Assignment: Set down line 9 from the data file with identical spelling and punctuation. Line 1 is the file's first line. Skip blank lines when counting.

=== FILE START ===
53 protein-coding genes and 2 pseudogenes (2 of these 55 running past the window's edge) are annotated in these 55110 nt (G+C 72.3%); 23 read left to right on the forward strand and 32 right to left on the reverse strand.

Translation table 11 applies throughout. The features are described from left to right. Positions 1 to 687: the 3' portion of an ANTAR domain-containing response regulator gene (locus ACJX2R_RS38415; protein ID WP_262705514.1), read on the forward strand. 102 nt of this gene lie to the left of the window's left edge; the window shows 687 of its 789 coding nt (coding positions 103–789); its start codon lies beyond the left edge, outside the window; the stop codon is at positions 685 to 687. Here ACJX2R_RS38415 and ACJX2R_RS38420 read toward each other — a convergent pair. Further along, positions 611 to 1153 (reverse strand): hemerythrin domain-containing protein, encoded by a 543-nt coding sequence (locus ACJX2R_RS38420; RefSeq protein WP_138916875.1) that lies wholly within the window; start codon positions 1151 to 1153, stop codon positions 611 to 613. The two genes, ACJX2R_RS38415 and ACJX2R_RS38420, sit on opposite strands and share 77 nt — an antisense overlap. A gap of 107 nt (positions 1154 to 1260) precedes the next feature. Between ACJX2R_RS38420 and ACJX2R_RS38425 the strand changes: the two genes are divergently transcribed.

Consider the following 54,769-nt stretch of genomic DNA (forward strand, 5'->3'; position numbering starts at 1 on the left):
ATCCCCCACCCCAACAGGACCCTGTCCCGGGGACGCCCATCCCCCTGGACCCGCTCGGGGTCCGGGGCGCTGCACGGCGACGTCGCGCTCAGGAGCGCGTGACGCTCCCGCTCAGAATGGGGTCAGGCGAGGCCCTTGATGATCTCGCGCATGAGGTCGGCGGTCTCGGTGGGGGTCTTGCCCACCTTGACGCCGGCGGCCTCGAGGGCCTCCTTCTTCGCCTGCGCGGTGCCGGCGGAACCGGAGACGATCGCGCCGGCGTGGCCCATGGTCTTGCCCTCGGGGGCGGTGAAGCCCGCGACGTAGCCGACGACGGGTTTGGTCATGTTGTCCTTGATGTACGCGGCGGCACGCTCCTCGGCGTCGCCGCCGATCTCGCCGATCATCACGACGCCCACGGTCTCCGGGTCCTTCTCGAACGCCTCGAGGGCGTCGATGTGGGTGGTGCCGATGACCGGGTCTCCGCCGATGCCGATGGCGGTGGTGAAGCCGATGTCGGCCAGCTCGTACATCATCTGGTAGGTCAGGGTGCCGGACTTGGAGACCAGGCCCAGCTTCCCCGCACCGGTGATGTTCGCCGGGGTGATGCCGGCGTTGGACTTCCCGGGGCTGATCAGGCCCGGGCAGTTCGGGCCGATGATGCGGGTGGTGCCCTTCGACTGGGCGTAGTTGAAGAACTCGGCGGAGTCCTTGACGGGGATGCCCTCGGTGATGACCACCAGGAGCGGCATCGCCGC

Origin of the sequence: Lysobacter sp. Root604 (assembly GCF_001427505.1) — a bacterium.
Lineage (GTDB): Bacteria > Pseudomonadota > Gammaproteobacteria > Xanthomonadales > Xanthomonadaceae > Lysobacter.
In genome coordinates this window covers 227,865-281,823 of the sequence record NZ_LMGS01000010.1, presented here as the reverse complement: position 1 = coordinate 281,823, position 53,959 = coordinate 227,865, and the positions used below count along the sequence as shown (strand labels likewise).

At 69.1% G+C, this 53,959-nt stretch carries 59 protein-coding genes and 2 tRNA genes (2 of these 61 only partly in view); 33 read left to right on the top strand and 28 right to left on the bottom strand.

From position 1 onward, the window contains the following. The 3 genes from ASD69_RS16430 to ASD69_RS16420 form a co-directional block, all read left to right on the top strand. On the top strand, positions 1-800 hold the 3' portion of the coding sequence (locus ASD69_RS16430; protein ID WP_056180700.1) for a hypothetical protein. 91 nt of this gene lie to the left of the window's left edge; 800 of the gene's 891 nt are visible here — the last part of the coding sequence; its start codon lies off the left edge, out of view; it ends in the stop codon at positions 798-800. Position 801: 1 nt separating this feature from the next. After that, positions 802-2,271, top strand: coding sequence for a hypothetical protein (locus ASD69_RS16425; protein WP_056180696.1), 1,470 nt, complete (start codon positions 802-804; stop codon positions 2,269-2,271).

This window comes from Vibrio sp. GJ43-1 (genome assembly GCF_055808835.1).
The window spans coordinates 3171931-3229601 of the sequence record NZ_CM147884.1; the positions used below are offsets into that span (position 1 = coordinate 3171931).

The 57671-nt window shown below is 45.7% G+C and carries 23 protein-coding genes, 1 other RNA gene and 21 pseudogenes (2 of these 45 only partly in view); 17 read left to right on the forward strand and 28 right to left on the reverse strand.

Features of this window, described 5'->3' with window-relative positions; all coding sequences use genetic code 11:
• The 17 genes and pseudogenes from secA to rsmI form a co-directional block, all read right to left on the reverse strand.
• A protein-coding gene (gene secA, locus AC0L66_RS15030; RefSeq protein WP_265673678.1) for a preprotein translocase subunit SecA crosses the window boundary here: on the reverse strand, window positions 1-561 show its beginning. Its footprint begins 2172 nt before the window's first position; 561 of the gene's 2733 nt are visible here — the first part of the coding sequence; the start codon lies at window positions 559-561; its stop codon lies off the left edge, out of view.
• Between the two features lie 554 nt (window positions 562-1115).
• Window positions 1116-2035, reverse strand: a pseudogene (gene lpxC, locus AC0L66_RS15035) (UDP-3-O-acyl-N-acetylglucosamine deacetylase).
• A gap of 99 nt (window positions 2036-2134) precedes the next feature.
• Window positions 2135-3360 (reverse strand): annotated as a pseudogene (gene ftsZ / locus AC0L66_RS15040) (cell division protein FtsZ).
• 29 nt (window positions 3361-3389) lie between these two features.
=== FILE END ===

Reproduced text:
From position 1 onward, the window contains the following. The 3 genes from ASD69_RS16430 to ASD69_RS16420 form a co-directional block, all read left to right on the top strand. On the top strand, positions 1-800 hold the 3' portion of the coding sequence (locus ASD69_RS16430; protein ID WP_056180700.1) for a hypothetical protein. 91 nt of this gene lie to the left of the window's left edge; 800 of the gene's 891 nt are visible here — the last part of the coding sequence; its start codon lies off the left edge, out of view; it ends in the stop codon at positions 798-800. Position 801: 1 nt separating this feature from the next. After that, positions 802-2,271, top strand: coding sequence for a hypothetical protein (locus ASD69_RS16425; protein WP_056180696.1), 1,470 nt, complete (start codon positions 802-804; stop codon positions 2,269-2,271).